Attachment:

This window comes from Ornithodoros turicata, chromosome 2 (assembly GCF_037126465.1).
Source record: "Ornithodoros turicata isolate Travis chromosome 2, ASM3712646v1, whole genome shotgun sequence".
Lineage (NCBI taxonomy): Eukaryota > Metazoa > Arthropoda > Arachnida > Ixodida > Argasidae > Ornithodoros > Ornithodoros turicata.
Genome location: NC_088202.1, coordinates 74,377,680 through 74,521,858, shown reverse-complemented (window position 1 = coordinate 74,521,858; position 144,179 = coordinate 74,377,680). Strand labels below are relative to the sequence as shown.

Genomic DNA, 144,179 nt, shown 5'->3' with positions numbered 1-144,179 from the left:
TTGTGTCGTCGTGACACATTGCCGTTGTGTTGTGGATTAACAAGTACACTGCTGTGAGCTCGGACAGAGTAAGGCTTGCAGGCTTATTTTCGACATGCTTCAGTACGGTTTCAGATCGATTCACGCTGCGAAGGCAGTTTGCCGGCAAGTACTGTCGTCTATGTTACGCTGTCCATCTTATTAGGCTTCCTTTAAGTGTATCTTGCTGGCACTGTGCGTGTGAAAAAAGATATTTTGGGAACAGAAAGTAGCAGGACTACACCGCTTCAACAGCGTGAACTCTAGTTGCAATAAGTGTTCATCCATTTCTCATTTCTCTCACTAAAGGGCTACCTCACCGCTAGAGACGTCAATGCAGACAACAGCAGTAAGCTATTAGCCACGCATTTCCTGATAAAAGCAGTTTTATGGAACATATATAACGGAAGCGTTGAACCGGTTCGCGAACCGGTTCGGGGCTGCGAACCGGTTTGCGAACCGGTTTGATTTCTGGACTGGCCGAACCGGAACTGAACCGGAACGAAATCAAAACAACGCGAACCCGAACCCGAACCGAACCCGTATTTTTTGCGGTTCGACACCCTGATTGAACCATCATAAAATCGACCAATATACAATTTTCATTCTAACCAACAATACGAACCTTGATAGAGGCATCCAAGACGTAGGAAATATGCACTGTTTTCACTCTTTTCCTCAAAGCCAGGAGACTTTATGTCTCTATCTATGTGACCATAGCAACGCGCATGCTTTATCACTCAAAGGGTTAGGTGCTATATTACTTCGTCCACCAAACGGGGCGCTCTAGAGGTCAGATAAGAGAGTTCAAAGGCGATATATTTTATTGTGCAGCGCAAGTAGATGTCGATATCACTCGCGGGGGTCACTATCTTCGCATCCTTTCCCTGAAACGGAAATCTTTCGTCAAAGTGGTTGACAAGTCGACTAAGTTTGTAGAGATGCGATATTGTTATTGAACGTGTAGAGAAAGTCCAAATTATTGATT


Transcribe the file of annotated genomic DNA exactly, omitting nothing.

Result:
This window comes from Ornithodoros turicata, chromosome 2 (assembly GCF_037126465.1).
Source record: "Ornithodoros turicata isolate Travis chromosome 2, ASM3712646v1, whole genome shotgun sequence".
Lineage (NCBI taxonomy): Eukaryota > Metazoa > Arthropoda > Arachnida > Ixodida > Argasidae > Ornithodoros > Ornithodoros turicata.
Genome location: NC_088202.1, coordinates 74,377,680 through 74,521,858, shown reverse-complemented (window position 1 = coordinate 74,521,858; position 144,179 = coordinate 74,377,680). Strand labels below are relative to the sequence as shown.

Genomic DNA, 144,179 nt, shown 5'->3' with positions numbered 1-144,179 from the left:
TTGTGTCGTCGTGACACATTGCCGTTGTGTTGTGGATTAACAAGTACACTGCTGTGAGCTCGGACAGAGTAAGGCTTGCAGGCTTATTTTCGACATGCTTCAGTACGGTTTCAGATCGATTCACGCTGCGAAGGCAGTTTGCCGGCAAGTACTGTCGTCTATGTTACGCTGTCCATCTTATTAGGCTTCCTTTAAGTGTATCTTGCTGGCACTGTGCGTGTGAAAAAAGATATTTTGGGAACAGAAAGTAGCAGGACTACACCGCTTCAACAGCGTGAACTCTAGTTGCAATAAGTGTTCATCCATTTCTCATTTCTCTCACTAAAGGGCTACCTCACCGCTAGAGACGTCAATGCAGACAACAGCAGTAAGCTATTAGCCACGCATTTCCTGATAAAAGCAGTTTTATGGAACATATATAACGGAAGCGTTGAACCGGTTCGCGAACCGGTTCGGGGCTGCGAACCGGTTTGCGAACCGGTTTGATTTCTGGACTGGCCGAACCGGAACTGAACCGGAACGAAATCAAAACAACGCGAACCCGAACCCGAACCGAACCCGTATTTTTTGCGGTTCGACACCCTGATTGAACCATCATAAAATCGACCAATATACAATTTTCATTCTAACCAACAATACGAACCTTGATAGAGGCATCCAAGACGTAGGAAATATGCACTGTTTTCACTCTTTTCCTCAAAGCCAGGAGACTTTATGTCTCTATCTATGTGACCATAGCAACGCGCATGCTTTATCACTCAAAGGGTTAGGTGCTATATTACTTCGTCCACCAAACGGGGCGCTCTAGAGGTCAGATAAGAGAGTTCAAAGGCGATATATTTTATTGTGCAGCGCAAGTAGATGTCGATATCACTCGCGGGGGTCACTATCTTCGCATCCTTTCCCTGAAACGGAAATCTTTCGTCAAAGTGGTTGACAAGTCGACTAAGTTTGTAGAGATGCGATATTGTTATTGAACGTGTAGAGAAAGTCCAAATTATTGATT